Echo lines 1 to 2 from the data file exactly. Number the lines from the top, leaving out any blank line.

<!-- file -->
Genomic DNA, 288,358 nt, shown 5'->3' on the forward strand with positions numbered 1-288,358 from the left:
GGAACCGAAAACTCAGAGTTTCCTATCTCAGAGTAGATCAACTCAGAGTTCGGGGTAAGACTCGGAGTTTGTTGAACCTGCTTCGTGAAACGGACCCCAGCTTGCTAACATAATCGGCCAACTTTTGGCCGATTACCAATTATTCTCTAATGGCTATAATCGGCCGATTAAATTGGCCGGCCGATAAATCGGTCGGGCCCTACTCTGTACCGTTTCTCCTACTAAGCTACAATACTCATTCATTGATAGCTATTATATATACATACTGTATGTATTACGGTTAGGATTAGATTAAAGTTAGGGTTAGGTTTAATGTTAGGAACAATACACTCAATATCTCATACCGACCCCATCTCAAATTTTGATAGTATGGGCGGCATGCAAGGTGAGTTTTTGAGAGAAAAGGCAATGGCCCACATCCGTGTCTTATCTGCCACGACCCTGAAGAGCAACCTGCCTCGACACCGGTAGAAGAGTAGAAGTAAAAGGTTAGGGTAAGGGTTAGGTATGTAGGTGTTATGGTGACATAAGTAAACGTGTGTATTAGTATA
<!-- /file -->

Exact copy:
Genomic DNA, 288,358 nt, shown 5'->3' on the forward strand with positions numbered 1-288,358 from the left:
GGAACCGAAAACTCAGAGTTTCCTATCTCAGAGTAGATCAACTCAGAGTTCGGGGTAAGACTCGGAGTTTGTTGAACCTGCTTCGTGAAACGGACCCCAGCTTGCTAACATAATCGGCCAACTTTTGGCCGATTACCAATTATTCTCTAATGGCTATAATCGGCCGATTAAATTGGCCGGCCGATAAATCGGTCGGGCCCTACTCTGTACCGTTTCTCCTACTAAGCTACAATACTCATTCATTGATAGCTATTATATATACATACTGTATGTATTACGGTTAGGATTAGATTAAAGTTAGGGTTAGGTTTAATGTTAGGAACAATACACTCAATATCTCATACCGACCCCATCTCAAATTTTGATAGTATGGGCGGCATGCAAGGTGAGTTTTTGAGAGAAAAGGCAATGGCCCACATCCGTGTCTTATCTGCCACGACCCTGAAGAGCAACCTGCCTCGACACCGGTAGAAGAGTAGAAGTAAAAGGTTAGGGTAAGGGTTAGGTATGTAGGTGTTATGGTGACATAAGTAAACGTGTGTATTAGTATA